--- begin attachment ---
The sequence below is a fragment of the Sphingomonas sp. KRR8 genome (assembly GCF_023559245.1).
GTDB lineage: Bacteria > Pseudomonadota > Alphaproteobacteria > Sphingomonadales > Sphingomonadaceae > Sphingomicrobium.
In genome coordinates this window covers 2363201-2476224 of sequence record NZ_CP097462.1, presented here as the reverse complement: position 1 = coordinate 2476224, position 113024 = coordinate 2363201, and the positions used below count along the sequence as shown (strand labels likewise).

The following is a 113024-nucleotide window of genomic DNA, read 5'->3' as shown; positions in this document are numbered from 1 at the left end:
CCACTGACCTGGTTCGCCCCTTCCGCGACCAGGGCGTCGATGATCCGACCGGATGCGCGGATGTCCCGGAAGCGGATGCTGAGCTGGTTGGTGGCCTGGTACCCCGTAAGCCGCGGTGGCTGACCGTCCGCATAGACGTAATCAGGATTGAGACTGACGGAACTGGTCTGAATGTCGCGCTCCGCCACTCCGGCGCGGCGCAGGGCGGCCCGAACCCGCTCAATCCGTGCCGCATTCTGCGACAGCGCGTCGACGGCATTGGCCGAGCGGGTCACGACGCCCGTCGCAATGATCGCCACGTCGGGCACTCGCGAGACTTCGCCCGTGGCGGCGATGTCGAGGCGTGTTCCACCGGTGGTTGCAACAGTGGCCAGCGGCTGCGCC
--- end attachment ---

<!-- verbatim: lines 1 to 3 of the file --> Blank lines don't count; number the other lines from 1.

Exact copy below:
The sequence below is a fragment of the Sphingomonas sp. KRR8 genome (assembly GCF_023559245.1).
GTDB lineage: Bacteria > Pseudomonadota > Alphaproteobacteria > Sphingomonadales > Sphingomonadaceae > Sphingomicrobium.
In genome coordinates this window covers 2363201-2476224 of sequence record NZ_CP097462.1, presented here as the reverse complement: position 1 = coordinate 2476224, position 113024 = coordinate 2363201, and the positions used below count along the sequence as shown (strand labels likewise).